On 25 March 2008, a third part of the 25 Live Tour was announced for North America. This part included 21 dates in the United States and Canada. This was Michael's first tour of North America in 17 years. Following news of Michael's North American tour, Twenty Five was released in North America on 1 April 2008 as a 29-song, 2-CD set featuring several new songs (including duets with Paul McCartney and Mary J. Blige and a song from the short-lived TV series, Eli Stone) in addition to many of Michael's successful songs from both his solo and Wham! career. In addition, a companion 2-disc DVD of 40 videos was also made available.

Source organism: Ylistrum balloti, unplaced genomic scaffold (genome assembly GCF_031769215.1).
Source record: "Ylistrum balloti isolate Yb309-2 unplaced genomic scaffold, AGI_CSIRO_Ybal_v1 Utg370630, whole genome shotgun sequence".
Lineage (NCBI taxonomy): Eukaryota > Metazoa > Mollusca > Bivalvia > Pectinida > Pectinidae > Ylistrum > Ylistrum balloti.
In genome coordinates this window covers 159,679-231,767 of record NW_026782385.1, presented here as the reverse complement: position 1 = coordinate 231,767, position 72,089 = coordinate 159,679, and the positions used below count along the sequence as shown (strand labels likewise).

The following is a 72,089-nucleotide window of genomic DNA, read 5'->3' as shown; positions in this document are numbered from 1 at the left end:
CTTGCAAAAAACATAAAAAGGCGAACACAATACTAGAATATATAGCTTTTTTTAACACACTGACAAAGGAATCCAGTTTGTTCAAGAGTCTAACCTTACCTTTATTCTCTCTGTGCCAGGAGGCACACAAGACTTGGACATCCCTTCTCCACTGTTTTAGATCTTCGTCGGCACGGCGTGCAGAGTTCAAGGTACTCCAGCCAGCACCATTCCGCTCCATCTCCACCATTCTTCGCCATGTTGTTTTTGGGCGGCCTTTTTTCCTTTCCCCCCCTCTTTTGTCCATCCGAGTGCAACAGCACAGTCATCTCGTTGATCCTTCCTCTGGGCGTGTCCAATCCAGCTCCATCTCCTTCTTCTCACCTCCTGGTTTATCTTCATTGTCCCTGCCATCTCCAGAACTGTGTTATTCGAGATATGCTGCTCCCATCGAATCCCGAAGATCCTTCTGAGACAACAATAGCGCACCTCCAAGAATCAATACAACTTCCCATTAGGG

Michael made his American acting debut by playing a guardian angel to Jonny Lee Miller's character on Eli Stone, a TV series that was broadcast in the United States. In addition to performing on the show as himself and as "visions", each episode of the show's first season was named after a song of his. Michael appeared on the 2008 finale show of American Idol on 21 May singing "Praying for Time". When asked what he thought Simon will say of his performance, he replied "I think he'll probably tell me I shouldn't have done a George Michael song. He's told plenty of people that in the past, so I think that'd be quite funny."[103][104][105] On 1 December, Michael performed in Abu Dhabi in the United Arab Emirates, as part of the 37th National Day Celebrations.